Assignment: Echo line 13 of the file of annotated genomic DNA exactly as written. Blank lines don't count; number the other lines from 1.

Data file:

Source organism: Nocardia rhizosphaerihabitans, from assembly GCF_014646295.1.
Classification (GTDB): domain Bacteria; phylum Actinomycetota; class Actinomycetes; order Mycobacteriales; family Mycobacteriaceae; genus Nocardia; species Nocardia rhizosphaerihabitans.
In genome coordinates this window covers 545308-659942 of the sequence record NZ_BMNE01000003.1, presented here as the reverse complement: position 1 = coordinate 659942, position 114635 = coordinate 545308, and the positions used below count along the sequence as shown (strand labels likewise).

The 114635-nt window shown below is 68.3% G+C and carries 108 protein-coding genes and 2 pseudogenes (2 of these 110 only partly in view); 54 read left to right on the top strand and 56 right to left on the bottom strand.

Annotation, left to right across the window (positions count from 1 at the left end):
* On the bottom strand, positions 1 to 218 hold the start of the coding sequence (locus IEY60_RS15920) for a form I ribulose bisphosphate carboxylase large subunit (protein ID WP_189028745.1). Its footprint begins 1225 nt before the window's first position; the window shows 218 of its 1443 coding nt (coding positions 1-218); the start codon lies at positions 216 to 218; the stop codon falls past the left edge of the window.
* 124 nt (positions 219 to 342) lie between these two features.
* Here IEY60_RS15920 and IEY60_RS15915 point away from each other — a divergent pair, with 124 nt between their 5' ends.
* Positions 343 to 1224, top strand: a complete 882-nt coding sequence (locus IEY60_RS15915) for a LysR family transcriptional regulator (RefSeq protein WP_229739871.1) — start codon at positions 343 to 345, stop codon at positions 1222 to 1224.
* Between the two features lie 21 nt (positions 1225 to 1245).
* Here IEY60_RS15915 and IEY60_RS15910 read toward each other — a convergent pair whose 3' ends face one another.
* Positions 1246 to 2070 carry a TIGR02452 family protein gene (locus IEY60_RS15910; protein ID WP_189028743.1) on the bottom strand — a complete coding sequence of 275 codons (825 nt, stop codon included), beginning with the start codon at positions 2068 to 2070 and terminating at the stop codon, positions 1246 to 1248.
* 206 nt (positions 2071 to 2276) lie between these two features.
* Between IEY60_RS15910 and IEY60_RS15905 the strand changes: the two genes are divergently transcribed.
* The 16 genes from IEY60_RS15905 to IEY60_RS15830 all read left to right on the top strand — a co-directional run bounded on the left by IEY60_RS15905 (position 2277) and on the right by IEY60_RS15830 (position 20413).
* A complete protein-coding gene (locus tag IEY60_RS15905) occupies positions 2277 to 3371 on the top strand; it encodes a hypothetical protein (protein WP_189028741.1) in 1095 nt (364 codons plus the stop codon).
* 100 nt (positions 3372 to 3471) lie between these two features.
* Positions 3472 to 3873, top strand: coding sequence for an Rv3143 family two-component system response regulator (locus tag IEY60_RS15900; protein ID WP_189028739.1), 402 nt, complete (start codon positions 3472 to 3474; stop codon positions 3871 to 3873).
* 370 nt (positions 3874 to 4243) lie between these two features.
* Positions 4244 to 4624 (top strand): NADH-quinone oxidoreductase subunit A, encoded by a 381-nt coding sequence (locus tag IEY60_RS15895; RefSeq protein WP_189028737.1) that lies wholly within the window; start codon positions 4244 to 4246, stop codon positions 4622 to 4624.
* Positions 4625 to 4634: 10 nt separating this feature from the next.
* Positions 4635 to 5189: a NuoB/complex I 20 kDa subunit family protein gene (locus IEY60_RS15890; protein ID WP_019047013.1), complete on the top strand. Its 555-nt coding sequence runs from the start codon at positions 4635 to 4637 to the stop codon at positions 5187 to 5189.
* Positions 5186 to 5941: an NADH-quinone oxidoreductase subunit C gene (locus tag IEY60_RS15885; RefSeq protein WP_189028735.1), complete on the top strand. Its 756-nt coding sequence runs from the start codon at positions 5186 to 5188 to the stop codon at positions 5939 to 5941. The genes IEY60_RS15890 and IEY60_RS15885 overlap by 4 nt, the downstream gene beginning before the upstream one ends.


* 206 nt (positions 2071 to 2276) lie between these two features.